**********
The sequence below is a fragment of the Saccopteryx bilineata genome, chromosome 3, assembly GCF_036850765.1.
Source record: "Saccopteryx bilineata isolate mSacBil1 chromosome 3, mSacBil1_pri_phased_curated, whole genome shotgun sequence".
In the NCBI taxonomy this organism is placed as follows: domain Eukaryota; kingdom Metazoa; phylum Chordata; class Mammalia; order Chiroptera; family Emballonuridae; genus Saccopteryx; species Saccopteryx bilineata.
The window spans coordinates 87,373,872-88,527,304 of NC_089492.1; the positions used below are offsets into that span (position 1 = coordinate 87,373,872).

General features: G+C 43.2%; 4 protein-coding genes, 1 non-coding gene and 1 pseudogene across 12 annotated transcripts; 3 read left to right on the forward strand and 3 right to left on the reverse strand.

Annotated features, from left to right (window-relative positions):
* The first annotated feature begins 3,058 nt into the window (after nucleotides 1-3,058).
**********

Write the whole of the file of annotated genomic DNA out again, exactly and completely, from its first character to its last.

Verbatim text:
The sequence below is a fragment of the Saccopteryx bilineata genome, chromosome 3, assembly GCF_036850765.1.
Source record: "Saccopteryx bilineata isolate mSacBil1 chromosome 3, mSacBil1_pri_phased_curated, whole genome shotgun sequence".
In the NCBI taxonomy this organism is placed as follows: domain Eukaryota; kingdom Metazoa; phylum Chordata; class Mammalia; order Chiroptera; family Emballonuridae; genus Saccopteryx; species Saccopteryx bilineata.
The window spans coordinates 87,373,872-88,527,304 of NC_089492.1; the positions used below are offsets into that span (position 1 = coordinate 87,373,872).

General features: G+C 43.2%; 4 protein-coding genes, 1 non-coding gene and 1 pseudogene across 12 annotated transcripts; 3 read left to right on the forward strand and 3 right to left on the reverse strand.

Annotated features, from left to right (window-relative positions):
* The first annotated feature begins 3,058 nt into the window (after nucleotides 1-3,058).